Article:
Technology / Web /
08 Nov 2007
If you use a Mac, you may have at some point saved a pointer to an interesting page by dragging its ‘favicon’ (the little icon that sits to the left of a page’s URL in the URL bar in most browsers) to the Finder, which creates a neat little file.
I’d also been doing this, and blindly assumed that the files created in the Finder were standard “.url” files – basically nothing but an ASCII text file containing the page’s address. However, they’re not.
As a quick peek in the Get Info window will show you, they’re actually .webloc files. They’re actually somewhat more complex than basic .url’s.
For starters, the data is XML, formatted as a “PLIST” (one of Apple’s favorite XML schemas). The .webloc file for “http://kadin.sdf-us.org” is shown below.
<?xml version="1.0" encoding="UTF-8"?> <!DOCTYPE plist PUBLIC "-//Apple Computer//DTD PLIST 1.0//EN" "http://www.apple.com/DTDs/PropertyList-1.0.dtd"> <plist version="1.0"> <dict> <key>URL</key> <string>http://kadin.sdf-us.org/</string> </dict> </plist>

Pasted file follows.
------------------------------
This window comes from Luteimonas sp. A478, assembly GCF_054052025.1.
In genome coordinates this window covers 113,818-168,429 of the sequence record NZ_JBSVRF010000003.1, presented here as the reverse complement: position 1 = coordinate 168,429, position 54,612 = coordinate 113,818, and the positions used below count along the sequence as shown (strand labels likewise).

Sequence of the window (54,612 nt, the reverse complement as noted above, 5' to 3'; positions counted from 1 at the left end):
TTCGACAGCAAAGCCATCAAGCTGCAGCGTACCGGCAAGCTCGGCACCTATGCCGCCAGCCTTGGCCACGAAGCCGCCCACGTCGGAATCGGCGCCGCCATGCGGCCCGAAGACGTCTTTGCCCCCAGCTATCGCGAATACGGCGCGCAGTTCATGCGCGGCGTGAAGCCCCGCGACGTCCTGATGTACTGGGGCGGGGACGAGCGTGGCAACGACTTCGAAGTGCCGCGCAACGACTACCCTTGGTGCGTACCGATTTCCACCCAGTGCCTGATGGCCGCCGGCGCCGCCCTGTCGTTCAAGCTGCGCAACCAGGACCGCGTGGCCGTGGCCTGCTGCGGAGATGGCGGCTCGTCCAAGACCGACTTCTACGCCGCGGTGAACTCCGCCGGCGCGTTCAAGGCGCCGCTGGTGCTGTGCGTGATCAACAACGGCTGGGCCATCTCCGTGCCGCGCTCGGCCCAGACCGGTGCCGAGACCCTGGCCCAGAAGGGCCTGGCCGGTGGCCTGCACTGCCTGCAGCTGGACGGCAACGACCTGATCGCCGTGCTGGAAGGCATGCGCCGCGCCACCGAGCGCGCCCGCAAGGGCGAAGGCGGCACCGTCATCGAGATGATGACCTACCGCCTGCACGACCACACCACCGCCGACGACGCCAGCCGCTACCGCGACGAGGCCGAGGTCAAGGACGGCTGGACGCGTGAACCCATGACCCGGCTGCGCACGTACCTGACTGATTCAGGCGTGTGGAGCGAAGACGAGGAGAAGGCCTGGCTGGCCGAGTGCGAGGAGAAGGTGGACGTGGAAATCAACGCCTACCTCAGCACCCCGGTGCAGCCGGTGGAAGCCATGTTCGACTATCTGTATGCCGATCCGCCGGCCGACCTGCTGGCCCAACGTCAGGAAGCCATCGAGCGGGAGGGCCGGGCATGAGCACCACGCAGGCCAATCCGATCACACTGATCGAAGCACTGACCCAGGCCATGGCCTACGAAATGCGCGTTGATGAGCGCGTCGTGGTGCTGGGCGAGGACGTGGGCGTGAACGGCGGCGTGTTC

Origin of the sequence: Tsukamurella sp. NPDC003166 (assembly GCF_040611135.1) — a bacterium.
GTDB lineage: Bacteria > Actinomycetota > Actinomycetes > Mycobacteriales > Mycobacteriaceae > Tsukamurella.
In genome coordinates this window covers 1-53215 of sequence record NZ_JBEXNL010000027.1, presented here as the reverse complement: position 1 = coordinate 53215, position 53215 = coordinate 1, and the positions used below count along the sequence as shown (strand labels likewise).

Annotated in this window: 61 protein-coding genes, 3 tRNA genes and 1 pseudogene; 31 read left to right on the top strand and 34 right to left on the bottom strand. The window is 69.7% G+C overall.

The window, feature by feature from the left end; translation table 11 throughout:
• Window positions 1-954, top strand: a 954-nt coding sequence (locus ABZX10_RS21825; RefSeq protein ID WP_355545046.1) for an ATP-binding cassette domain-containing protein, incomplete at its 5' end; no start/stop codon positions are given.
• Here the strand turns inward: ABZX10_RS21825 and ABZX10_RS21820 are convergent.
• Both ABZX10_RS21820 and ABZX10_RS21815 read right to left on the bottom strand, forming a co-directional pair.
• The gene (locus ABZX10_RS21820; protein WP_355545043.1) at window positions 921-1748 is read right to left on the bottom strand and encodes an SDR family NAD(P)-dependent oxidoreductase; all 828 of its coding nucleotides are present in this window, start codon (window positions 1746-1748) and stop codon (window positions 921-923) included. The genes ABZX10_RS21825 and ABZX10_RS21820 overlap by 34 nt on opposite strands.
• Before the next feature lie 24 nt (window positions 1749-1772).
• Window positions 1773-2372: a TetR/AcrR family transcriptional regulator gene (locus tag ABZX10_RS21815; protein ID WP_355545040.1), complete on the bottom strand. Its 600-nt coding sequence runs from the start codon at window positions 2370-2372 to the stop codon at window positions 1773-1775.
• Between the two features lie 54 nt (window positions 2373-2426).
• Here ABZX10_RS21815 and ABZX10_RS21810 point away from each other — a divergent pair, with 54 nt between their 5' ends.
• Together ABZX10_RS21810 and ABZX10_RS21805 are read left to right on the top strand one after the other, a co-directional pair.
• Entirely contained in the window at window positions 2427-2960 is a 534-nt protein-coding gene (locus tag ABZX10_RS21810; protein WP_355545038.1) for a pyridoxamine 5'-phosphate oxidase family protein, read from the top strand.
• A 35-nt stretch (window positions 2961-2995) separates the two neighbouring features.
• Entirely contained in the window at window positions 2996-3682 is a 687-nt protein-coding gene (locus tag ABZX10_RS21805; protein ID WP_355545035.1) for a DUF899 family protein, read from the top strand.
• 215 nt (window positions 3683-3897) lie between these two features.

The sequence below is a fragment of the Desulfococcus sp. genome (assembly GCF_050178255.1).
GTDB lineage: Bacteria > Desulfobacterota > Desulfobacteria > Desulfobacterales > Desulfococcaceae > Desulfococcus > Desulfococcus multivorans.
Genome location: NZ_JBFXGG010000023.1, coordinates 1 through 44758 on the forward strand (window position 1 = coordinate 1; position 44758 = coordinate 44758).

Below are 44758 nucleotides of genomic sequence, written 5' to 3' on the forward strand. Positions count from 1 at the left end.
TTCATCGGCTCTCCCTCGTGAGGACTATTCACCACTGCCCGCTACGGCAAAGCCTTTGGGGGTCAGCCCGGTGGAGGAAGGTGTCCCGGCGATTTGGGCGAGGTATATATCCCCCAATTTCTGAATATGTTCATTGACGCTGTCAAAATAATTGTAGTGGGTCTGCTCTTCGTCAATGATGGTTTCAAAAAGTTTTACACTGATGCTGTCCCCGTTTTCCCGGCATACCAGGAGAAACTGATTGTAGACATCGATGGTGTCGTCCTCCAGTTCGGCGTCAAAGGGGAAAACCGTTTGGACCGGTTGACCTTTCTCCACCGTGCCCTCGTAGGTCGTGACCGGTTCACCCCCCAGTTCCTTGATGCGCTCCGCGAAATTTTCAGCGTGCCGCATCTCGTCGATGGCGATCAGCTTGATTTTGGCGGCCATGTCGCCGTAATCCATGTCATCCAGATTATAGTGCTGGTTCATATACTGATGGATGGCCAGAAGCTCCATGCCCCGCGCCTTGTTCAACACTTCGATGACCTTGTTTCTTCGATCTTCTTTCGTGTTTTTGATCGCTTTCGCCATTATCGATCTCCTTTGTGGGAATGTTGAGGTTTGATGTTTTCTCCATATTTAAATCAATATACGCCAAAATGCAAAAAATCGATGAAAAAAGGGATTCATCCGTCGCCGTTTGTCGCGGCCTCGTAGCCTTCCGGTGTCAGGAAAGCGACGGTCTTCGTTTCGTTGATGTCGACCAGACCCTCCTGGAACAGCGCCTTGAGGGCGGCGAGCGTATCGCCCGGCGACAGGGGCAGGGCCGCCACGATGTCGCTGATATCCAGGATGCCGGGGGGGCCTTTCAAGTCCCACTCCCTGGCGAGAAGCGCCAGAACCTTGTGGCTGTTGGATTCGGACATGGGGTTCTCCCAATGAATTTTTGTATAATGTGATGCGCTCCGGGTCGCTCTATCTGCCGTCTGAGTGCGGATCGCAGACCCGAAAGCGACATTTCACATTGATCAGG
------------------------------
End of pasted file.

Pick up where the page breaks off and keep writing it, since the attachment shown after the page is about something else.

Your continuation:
This is the case in Mac OS 10.4, at least. With previous versions of the OS, it seems that the URL data might have been contained in the file’s resource fork instead, or in addition to, the XML PLIST.
Although normally I’d berate Apple here for ignoring an established de facto standard (the .url file) that works well, the .webloc format is interesting, because it’s easily extended. You could, for instance, encapsulate not just the URL of a page, but its entire HTML contents, or an MD5 hash, into the .webloc, if you wanted to. And, of course, it’s UTF-8 rather than ASCII (and it makes it clear that it’s UTF-8, rather than leaving the determination up to the user’s application), so it has obvious localization advantages.
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